Ex-Pitching Star Jeff Reardon Arrested in Fla. Robbery

Jeff Reardon, one of the top relief pitchers in history, was charged with robbing a jewelry store, then blamed his arrest on medication he was taking for depression.

The 50-year-old Reardon, retired since 1994 and sixth in career saves, walked into Hamilton Jewelers at the Gardens Mall on Monday and handed an employee a note saying he had a gun and the store was being robbed, police said Tuesday.

Reardon, who starred with the Montreal Expos, Minnesota Twins and Boston Red Sox, fled the store with an undisclosed amount of cash. Police found him at a nearby restaurant, recovered the stolen money and charged him with armed robbery.

Lt. David O'Neill said Reardon did not have a gun and offered no resistance when handcuffed.

"He said it was the medication that made him do it and that he was sorry," O'Neill said.

He said Reardon has lived in the city for more than 20 years and has never caused any problems.

Reardon briefly appeared in court Tuesday and was to be released on $5,000 bail, said his attorney, Mitchell Beers.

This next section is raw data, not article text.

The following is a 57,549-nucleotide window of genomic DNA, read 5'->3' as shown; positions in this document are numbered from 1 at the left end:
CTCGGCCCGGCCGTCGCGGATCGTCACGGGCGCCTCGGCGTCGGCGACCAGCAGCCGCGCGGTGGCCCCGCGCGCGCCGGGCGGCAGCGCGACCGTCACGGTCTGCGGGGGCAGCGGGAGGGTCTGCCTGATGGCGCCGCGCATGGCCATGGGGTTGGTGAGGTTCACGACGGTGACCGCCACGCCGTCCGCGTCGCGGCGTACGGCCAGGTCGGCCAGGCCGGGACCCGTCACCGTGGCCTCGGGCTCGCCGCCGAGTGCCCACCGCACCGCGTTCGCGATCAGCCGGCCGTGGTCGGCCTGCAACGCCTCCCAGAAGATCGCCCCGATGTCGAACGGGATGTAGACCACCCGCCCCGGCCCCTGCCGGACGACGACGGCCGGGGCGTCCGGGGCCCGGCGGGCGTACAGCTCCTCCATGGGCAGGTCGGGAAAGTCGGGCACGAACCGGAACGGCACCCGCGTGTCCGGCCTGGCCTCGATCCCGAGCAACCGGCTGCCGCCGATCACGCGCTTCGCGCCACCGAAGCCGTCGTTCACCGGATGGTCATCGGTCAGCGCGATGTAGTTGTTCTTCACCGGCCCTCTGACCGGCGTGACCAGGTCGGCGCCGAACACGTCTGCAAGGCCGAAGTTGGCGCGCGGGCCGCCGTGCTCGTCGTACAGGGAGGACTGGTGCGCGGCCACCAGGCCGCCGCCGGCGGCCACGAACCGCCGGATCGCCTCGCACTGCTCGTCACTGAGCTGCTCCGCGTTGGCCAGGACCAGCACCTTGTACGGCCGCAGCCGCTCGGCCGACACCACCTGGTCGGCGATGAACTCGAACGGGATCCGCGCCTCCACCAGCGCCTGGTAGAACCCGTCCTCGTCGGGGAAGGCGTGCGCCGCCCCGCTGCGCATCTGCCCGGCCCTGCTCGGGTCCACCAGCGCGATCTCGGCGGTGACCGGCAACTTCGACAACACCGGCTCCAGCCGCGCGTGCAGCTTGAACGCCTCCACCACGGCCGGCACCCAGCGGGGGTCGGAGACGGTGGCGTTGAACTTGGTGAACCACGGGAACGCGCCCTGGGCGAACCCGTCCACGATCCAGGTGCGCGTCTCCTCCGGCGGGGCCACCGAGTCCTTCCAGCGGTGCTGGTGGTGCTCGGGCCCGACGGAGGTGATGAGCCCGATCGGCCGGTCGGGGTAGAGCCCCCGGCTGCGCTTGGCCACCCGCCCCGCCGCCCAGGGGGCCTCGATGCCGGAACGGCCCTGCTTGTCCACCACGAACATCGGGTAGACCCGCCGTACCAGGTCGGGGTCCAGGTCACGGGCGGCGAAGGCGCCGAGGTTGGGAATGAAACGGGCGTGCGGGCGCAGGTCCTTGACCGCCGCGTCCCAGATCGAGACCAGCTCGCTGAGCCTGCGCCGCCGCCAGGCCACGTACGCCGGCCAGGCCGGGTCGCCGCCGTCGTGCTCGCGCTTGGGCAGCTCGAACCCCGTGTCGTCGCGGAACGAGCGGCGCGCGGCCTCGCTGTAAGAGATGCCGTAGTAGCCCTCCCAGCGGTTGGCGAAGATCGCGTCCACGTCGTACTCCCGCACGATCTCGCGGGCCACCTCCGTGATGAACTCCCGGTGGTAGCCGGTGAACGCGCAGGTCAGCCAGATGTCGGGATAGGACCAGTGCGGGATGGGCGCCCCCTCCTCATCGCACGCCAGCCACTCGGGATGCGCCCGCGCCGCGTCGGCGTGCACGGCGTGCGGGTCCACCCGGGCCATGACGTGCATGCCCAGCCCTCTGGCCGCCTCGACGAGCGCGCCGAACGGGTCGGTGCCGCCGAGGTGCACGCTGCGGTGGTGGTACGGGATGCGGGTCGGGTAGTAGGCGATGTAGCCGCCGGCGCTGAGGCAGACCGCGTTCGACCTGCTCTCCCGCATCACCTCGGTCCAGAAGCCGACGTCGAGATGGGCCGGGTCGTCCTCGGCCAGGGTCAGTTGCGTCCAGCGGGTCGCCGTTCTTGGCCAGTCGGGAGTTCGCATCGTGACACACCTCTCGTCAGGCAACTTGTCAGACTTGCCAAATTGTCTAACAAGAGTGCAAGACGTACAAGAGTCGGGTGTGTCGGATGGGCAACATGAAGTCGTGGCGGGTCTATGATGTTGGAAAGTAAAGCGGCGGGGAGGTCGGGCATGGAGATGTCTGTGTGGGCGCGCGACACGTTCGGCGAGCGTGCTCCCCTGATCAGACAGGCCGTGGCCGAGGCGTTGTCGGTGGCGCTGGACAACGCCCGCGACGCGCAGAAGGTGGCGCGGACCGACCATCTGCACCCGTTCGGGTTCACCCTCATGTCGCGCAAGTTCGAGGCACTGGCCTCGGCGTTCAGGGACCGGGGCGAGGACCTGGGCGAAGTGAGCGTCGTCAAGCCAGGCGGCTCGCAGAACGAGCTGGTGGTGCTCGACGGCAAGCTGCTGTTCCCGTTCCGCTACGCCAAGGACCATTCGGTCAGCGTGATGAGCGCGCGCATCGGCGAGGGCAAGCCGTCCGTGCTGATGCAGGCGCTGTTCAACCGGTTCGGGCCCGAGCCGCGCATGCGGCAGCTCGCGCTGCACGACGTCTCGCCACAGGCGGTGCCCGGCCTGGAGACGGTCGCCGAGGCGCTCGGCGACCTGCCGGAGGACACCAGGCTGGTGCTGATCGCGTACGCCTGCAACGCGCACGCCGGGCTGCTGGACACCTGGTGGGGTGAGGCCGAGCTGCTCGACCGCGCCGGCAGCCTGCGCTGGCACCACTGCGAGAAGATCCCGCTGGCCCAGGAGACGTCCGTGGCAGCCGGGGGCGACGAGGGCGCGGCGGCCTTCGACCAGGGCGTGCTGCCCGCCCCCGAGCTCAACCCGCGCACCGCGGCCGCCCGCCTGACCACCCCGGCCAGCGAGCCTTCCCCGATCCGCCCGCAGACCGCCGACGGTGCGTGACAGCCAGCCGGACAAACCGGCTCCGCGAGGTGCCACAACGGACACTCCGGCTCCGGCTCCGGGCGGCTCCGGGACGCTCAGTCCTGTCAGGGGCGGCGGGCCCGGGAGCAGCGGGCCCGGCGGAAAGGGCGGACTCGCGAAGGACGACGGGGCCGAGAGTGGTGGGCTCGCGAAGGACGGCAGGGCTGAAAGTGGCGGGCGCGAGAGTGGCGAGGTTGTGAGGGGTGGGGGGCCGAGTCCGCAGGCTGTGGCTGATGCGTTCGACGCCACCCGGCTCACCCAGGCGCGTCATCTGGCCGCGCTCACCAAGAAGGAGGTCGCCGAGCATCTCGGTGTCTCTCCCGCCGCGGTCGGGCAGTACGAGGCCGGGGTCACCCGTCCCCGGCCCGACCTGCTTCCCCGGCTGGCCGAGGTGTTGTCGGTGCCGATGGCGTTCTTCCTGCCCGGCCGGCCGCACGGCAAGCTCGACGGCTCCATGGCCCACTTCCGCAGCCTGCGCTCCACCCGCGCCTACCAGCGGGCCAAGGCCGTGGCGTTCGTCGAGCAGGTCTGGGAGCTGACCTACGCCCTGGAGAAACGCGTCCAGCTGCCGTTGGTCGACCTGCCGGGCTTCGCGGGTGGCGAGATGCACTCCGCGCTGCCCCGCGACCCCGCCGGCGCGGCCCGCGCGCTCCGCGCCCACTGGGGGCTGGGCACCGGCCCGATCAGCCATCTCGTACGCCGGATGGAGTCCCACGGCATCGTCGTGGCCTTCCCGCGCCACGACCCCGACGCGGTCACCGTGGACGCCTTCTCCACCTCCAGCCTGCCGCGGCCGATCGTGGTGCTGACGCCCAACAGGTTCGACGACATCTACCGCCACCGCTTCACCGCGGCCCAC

He said Reardon had a 20-year-old son who died of a drug overdose in February 2004, which has been "very difficult for him and his family," and has been on medication for depression. Reardon, who is married and has two other children, also underwent a heart angioplasty last week and has been taking medication for that condition.

"He asked me to apologize to his fans and friends," Beers said. "This bizarre incident is completely uncharacteristic of Jeff Reardon."

He said Reardon, who made more than $11.5 million during his career, according to baseballreference.com, was not having financial problems.

Bert Blyleven, Reardon's teammate on Minnesota's 1987 championship team, said he knew Reardon was still deeply affected by his son's death.

"It's very uncharacteristic of Jeff Reardon to do what he did," said Blyleven, now a TV analyst for the Twins. "I've been very fortunate, and my wife has, not to lose any of our children. I can't imagine what he's going through in the holidays."

"Hopefully, he can get help and move forward on his life," Blyleven added. "Thank God no one was hurt."

Reardon had a save in the Twins' World Series victory over St. Louis. But five years later, he gave up a two-run homer to Toronto's Ed Sprague in the ninth inning, allowing the Blue Jays to tie Atlanta at one game apiece. Toronto eventually won the 1992 World Series in six games.

The four-time All-Star was 73-77 with 367 saves and a 3.16 ERA in 16 seasons with the New York Mets, Montreal, Minnesota, Boston, the Atlanta Braves, Cincinnati Reds and New York Yankees.